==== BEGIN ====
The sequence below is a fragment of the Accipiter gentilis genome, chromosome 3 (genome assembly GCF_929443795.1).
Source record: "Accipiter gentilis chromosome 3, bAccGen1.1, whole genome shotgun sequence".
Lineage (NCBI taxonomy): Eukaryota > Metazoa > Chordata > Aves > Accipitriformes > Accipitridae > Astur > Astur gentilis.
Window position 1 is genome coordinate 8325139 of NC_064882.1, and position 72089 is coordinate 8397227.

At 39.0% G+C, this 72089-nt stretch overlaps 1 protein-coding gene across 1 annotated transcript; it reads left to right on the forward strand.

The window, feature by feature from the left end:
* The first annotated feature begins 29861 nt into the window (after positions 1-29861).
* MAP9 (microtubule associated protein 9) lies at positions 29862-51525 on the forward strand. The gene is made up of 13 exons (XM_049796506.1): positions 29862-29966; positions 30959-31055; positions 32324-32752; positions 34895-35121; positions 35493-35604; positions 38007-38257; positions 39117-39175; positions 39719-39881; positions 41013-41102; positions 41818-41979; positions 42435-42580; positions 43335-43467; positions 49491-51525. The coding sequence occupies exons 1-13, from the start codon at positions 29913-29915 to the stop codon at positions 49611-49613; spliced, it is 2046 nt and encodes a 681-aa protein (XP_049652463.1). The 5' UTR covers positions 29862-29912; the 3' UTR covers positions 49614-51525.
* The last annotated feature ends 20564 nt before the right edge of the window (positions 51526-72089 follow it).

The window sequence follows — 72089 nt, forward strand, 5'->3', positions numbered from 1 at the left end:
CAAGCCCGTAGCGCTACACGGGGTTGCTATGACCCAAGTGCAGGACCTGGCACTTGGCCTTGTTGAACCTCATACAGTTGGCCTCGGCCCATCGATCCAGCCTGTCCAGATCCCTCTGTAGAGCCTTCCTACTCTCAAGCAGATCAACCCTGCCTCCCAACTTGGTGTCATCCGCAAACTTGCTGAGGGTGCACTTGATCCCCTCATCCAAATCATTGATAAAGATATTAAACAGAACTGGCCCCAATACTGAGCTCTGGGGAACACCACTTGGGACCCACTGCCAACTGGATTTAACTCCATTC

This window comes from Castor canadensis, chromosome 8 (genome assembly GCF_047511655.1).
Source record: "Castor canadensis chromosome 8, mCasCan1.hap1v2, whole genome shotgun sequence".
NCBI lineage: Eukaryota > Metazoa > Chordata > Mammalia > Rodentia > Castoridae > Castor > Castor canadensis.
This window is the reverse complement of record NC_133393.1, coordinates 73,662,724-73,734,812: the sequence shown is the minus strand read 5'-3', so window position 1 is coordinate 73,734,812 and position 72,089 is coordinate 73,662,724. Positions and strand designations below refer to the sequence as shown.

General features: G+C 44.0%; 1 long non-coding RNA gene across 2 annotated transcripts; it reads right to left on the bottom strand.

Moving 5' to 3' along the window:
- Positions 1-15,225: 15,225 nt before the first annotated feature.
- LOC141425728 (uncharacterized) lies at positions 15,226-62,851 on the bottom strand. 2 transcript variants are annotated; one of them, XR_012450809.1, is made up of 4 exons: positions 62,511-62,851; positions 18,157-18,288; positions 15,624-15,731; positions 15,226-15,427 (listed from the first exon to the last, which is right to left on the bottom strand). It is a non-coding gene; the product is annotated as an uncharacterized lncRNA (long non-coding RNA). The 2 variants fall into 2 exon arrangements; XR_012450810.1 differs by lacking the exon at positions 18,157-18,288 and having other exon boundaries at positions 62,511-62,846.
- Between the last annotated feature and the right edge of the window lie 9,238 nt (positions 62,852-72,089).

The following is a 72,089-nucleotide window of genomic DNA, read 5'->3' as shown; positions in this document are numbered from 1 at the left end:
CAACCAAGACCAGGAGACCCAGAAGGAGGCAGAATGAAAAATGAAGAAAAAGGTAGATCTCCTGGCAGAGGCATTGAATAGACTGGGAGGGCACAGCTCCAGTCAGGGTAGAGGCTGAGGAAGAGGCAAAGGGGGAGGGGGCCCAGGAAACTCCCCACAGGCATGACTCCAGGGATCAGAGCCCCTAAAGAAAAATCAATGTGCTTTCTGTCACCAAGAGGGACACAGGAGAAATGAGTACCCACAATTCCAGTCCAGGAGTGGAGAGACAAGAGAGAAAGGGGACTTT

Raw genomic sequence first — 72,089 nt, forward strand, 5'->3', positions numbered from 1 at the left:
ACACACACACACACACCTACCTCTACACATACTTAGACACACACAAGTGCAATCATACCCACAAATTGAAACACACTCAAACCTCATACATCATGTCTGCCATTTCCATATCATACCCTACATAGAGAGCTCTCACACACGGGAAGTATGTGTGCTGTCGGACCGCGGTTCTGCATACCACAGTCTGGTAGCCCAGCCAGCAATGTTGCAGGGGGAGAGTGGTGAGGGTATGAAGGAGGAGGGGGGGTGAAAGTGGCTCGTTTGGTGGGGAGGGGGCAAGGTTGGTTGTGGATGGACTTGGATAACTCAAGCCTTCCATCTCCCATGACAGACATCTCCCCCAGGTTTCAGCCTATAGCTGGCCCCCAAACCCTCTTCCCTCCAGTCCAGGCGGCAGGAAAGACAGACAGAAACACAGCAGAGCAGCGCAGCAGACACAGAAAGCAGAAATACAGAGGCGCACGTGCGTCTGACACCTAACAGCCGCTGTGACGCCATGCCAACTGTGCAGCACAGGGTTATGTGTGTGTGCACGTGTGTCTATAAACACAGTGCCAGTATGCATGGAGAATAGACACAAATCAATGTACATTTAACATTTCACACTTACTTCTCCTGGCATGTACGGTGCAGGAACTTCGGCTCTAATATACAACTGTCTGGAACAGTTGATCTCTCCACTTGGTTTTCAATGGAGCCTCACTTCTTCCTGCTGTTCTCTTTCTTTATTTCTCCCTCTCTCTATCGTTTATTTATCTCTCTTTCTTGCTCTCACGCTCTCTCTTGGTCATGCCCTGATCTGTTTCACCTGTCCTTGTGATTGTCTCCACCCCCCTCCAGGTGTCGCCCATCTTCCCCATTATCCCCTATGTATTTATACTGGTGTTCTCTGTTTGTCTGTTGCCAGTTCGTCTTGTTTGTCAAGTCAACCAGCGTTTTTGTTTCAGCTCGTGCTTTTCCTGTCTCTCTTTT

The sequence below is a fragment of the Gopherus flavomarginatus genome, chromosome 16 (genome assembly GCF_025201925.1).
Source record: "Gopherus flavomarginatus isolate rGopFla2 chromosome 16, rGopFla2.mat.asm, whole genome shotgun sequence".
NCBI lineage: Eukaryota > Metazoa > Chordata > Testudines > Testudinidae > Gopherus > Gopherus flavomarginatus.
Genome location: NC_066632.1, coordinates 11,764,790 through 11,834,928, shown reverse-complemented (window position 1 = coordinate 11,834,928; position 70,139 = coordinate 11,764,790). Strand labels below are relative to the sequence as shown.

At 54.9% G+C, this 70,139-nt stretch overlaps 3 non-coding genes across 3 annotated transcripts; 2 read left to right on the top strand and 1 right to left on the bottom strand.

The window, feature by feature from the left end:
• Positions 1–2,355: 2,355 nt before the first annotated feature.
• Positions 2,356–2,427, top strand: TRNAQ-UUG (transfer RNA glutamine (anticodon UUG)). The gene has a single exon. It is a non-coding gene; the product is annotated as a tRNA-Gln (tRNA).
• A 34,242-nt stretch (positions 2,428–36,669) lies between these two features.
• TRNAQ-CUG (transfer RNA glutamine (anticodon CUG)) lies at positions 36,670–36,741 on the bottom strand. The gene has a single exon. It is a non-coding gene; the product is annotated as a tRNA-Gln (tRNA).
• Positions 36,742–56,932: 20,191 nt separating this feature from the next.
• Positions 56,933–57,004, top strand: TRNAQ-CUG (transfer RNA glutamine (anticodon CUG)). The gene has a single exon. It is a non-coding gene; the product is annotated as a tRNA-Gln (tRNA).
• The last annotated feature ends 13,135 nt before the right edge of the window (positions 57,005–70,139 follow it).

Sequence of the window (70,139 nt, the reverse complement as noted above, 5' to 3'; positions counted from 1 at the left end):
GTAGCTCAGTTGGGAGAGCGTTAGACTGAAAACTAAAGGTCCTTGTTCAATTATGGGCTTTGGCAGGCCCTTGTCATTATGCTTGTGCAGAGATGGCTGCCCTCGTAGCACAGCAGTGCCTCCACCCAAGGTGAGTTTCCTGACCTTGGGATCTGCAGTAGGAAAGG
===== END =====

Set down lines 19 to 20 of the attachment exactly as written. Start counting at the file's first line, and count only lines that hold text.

- LOC141425728 (uncharacterized) lies at positions 15,226-62,851 on the bottom strand. 2 transcript variants are annotated; one of them, XR_012450809.1, is made up of 4 exons: positions 62,511-62,851; positions 18,157-18,288; positions 15,624-15,731; positions 15,226-15,427 (listed from the first exon to the last, which is right to left on the bottom strand). It is a non-coding gene; the product is annotated as an uncharacterized lncRNA (long non-coding RNA). The 2 variants fall into 2 exon arrangements; XR_012450810.1 differs by lacking the exon at positions 18,157-18,288 and having other exon boundaries at positions 62,511-62,846.
- Between the last annotated feature and the right edge of the window lie 9,238 nt (positions 62,852-72,089).